Benin - Lighting up Benin.
Genesis Energy is a UK- headquartered oil, gas and power company. Led by the Nigerian en- trepreneur Akinwole Omobo- riowo II, its chief executive, it evolved from several businesses over 20 years (more recently the company Besse Oil).
Over the following years, Genesis Energy turned its at- tention to gas-to-power pro- jects, notably generating sta- tions in Nigeria at Calabar Free Port Zone and at Port Harcourt. The Calabar project com- menced in 2007 with electricity production and distribution to 70 commercial concerns, as well as coordinating revenue collec- tion over its 6.4km distribution network.
It had been running on heavy fuel oil, but Genesis Energy has installed new gas turbines and is building an underground spur pipeline to secure the delivery of gas from the Nigerian National Petroleum Corporation for 20 years. It has to be underground as an overground pipe could prove a fatal attraction to thieves who might mistake it for a crude oil pipeline and attempt to tap into it -- with horrific consequences.
Today, Omoboriowo says, power and gas drives every- thing that the company does. He has an almost messianic zeal as he outlines just why the gas-to-power projects are so im- portant to him, and to Africa. He sees the energy gap both as a huge challenge and an immense opportunity, and the deal he has struck with the government of Benin could prove a water- shed for the country.
What is so hugely attractive for the Benin government is the fact that it only involves a commitment to purchase the generated power. Genesis and its partners will take on the re- sponsibility for both the capi- tal expenditure and two plant operations.
Genesis Energy has agreed to build and develop two power plants in Benin. The smaller plant is located on the border with Nigeria at the port of Seme. It is a 100MW on-grid power plant using General Elec- tric units and a 20MW distrib- uted power plant using engines provided by the UK's Cummins Cogen, part of the US-based Cummins Group.
The feedstock for this plant will be natural gas from neigh- bouring Nigeria. The gas trav- els along an innovative 'virtual pipeline' as pressurised gas is carried on trucks by road.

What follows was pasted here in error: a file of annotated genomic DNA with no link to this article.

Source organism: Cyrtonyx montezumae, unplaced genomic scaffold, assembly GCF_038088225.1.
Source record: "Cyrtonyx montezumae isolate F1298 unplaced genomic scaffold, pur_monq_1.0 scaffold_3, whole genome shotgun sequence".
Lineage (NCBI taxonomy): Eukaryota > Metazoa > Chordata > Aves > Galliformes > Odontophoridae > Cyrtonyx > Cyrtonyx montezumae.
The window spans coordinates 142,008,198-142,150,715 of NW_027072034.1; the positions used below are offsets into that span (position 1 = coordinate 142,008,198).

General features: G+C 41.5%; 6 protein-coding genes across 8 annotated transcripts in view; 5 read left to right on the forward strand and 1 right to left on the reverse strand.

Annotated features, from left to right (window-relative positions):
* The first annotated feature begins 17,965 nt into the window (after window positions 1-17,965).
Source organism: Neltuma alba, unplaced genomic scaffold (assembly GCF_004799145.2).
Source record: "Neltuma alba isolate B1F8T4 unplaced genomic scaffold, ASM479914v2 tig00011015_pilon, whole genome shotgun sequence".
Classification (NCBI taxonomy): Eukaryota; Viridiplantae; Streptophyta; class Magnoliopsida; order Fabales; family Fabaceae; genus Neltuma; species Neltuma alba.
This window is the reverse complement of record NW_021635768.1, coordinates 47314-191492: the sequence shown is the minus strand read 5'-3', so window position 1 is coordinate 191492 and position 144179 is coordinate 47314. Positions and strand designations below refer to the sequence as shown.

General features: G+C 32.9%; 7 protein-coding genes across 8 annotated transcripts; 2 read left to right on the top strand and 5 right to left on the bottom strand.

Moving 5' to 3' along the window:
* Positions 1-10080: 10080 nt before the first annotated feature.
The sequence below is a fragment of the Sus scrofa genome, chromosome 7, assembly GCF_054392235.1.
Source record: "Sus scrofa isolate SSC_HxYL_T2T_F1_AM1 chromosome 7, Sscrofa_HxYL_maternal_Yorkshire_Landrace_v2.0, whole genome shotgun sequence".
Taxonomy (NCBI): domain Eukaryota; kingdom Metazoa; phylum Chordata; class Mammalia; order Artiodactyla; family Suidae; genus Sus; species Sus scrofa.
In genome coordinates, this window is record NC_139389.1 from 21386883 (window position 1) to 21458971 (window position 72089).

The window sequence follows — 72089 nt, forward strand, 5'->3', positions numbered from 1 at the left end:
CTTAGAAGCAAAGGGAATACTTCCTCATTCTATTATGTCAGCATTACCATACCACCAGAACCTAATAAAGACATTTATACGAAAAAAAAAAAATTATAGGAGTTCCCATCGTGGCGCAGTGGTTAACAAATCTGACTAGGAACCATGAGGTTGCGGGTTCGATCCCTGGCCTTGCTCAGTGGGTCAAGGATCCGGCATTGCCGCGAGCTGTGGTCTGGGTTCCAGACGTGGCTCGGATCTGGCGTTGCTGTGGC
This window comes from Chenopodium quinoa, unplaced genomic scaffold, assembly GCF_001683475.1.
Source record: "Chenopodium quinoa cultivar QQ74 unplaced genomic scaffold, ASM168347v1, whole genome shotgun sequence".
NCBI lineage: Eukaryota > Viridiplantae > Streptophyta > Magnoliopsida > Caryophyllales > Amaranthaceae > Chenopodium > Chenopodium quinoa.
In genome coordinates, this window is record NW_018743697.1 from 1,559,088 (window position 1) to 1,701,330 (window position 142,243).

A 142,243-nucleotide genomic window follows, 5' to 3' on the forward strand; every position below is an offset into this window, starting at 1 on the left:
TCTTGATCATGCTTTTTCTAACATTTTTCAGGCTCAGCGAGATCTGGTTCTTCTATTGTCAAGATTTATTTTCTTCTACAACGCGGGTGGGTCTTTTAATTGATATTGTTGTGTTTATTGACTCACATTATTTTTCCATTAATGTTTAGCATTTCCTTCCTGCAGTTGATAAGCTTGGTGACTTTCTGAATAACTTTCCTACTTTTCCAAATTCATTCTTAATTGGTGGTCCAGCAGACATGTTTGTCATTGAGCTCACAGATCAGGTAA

This makes the transporta- tion logistics much less expen- sive, especially as a pipeline would need to be buried as a security precaution.
The Calabar Free Trade Zone power station that Gen- esis developed has been a useful experience.
Similar in size to the Seme plant, the Calabar Free Zone power facility uses much the same technology as the Benin facility which Genesis Energy is now fast-tracking.
The other power plant that Genesis Energy is to build is at Maria Gleta, about 10 miles northwest of Cotonou, the commercial capital and principal port of Benin. It will add to the 85MW that is already generated there to.
In a fine example of the gov- ernment's "joined-up" think- ing, the idea is to develop the industrial hubs and manufac- turing assets that can utilise the reliable and affordable electric- ity.
And the objective is to have, within two to three years, no less than 80% of the plants' workforce Beninoise citizens.
Maria Gleta is a replica of an existing power plant that Gen- esis Energy developed in Port Harcourt, Nigeria, making it easier and faster to build.
And funding has also been easier as Genesis Energy can demonstrate its previous suc- cess.
Genesis Energy has anoth- er, third, partner in the Maria Gleta project in Engro, a major Pakistani conglomerate with worldwide interests, which will be providing equipment pro- curement and construction as well as operations and mainte- nance services.
In addition, United Capital (a subsidiary of UBA Bank) is arranging the debt with Genesis Energy and Engro.
The financing, negotiated over several weeks, is structured as a combination of debt and equity for a 360MW conces- sion. Omoboriowo praises the negotiation process that was ably supported by the African Development Bank.
The AfDB provided the Be- nin government with a tech- nical services support facility, which enabled the state to hire top European law firms and a financial advisory services firm.
Because the process is trans- parent and the entire manage- ment process has been executed so professionally, the project has attained investment grade sta- tus. The structure of the tariff was, of course, critical to the covenant of the agreement.
"We typically take on com- mercial money as bridge capital. Long-term capital is available but the requirements are tedi- ous and meeting those capital requirements that the DFIs need requires too much time," Omoboriowo says.
And time is critical, he in- sists. The objective is to light up Africa, one community at a time, and to complete that objective in the fastest possible time.
"That's our mission," he says, "but we are not going to do it all ourselves. We need both collab- oration and a unity of purpose."
The objective is to have, within two to three years, no less than 80% of the power plants' workforce Beninoise citizens.
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|Publication:||African Business (Al Bawaba (Middle East) Ltd.)|
|Date:||Feb 29, 2016|
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